In a decision released Monday by the State of Connecticut Department of Education, Case No. 09-552, a hearing officer found a student with asthma and allergies triggered by various environmental allergens, including mold and pollen, was not eligible for special education services under the category of Other Health Impaired (OHI).  The student, a senior in … Continue Reading

CT DOE Circulates Draft Revised Special Education Regulations

Posted in Special Education
In June 2007, the CT DOE started the process of revising the state special education regulations, and circulated its proposals for public comment.  Based on the responses, the Department decided to revise its proposal and restart the review process.  A new draft has emerged, dated February 3, 2010.  According to the accompanying memorandum from Commissioner … Continue Reading

OCR: No Special Education Notation on School Transcripts

Posted in Special Education
OCR’s guidance letter issued October 17, 2008 In Re: Report Cards and Transcripts for Students with Disabilities, 108 LRP 60114 (OCR 2008) clarifies that references to special education services received by a student are acceptable on report cards intended for parent use in measuring student progress, but not acceptable on transcripts that may be disclosed … Continue Reading

Forest Grove Case Drops Other Shoe

Posted in Special Education
In a decision filed December 8, 2009, the United States District Court for the District of Oregon issued a ruling in the case that went all the way to the United States Supreme Court and back on the issue of whether a school district could be liable for tuition reimbursement to a private school in … Continue Reading

AG’s Office Issues Report to Education Committee Re: BCBA Certification

Posted in Special Education
In a report issued January 13, 2010, the Attorney General’s office recommended "as a first step toward full licensure through the Department of Public Health" that the Education Committee of the Connecticut Legislature support one of three options for licensure or certification of behavior analysts operating within Connecticut school districts.  According to the AG’s Office … Continue Reading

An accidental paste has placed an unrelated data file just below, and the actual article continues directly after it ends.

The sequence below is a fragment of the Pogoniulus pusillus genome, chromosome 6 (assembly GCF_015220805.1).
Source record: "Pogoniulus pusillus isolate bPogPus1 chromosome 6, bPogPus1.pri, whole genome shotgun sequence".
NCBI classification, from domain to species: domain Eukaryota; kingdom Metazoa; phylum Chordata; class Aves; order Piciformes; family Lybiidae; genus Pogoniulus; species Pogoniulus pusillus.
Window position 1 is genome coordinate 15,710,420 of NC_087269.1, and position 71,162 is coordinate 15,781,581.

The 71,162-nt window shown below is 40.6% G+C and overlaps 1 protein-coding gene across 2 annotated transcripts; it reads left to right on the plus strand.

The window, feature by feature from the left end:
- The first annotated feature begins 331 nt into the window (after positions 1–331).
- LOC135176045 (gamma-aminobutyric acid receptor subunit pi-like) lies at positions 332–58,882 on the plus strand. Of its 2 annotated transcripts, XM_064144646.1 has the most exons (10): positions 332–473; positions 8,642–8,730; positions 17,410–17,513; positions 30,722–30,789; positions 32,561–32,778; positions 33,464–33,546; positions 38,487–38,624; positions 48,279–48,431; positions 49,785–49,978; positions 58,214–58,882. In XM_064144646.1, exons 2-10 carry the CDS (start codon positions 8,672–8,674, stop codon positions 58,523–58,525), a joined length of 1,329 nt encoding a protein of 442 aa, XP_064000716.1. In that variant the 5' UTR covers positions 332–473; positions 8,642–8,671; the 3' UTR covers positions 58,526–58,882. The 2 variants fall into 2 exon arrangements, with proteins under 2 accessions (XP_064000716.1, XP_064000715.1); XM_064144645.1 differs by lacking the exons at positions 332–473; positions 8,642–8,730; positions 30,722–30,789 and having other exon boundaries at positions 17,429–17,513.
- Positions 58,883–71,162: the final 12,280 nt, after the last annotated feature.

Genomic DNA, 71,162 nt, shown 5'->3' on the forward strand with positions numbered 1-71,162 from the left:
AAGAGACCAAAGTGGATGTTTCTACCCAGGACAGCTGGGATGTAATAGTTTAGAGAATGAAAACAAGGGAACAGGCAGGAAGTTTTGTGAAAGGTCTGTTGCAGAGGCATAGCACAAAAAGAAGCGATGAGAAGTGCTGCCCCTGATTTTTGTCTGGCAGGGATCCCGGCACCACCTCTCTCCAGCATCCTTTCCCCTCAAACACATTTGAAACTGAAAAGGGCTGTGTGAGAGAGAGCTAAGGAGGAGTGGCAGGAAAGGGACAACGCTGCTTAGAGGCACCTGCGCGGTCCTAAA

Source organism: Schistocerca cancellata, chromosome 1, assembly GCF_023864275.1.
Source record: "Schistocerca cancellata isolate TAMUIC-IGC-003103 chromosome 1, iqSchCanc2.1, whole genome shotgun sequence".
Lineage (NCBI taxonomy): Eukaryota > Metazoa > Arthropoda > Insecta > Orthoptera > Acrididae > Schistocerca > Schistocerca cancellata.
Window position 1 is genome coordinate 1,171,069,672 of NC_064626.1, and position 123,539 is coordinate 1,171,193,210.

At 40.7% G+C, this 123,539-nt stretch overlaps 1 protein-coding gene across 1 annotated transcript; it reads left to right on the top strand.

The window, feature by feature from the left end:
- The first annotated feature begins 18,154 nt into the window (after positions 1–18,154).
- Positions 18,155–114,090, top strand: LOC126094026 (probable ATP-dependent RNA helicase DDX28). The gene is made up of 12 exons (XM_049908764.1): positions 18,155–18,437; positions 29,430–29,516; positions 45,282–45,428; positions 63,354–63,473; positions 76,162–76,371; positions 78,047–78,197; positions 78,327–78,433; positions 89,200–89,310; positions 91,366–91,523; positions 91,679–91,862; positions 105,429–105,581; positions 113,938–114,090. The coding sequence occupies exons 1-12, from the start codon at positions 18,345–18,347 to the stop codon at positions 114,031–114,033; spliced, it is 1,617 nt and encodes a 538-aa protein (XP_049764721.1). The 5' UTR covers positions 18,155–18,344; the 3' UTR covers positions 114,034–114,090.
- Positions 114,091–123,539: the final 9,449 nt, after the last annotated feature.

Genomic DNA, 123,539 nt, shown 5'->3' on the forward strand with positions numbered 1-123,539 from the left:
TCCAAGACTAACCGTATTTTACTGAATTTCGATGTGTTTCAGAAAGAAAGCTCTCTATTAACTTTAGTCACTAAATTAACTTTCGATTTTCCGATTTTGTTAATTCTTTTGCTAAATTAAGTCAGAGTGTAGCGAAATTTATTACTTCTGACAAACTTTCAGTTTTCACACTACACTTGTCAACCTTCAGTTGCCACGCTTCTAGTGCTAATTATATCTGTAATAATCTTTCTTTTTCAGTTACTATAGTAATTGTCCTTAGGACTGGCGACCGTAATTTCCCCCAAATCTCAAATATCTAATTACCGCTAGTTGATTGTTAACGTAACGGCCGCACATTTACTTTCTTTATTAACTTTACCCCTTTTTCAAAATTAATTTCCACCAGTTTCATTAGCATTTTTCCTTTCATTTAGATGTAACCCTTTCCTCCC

Second Circuit Decision: Failure to Name Specific School Not a Procedural Violation for IEP

Posted in Special Education
In a new decision issued October 9, 2009, T.Y. v. New York City Dept. of Education, 109 LRP 63646 (2d Cir. 2009), the Second Circuit Court of Appeals has ruled that it is not a procedural violation of the Individuals with Disabilities Education Act (IDEA) for the IEP not to name a specific school that is recommended for … Continue Reading

Much Ado About Nothing

Posted in Special Education
The Supreme Court ruling in the Forest Grove School District v. T.A. case was released this week.  Maybe it’s just me, but I don’t see this ruling as changing much of anything in the world of special education disputes, at least as far as Connecticut is concerned.  Essentially, the Supreme Court ruled that 20 U.S.C. … Continue Reading

SB 1142 Gutted By Education Committee

Posted in Special Education
In a vote taken April 1, 2009, all 30 of the committee members of the Joint Committee on Education present and voting voted in favor of SB 1142, An Act Concerning State Mandates on School Districts (two members were absent).  However, substitute bill language was adopted by the committee addressing only the issue of the … Continue Reading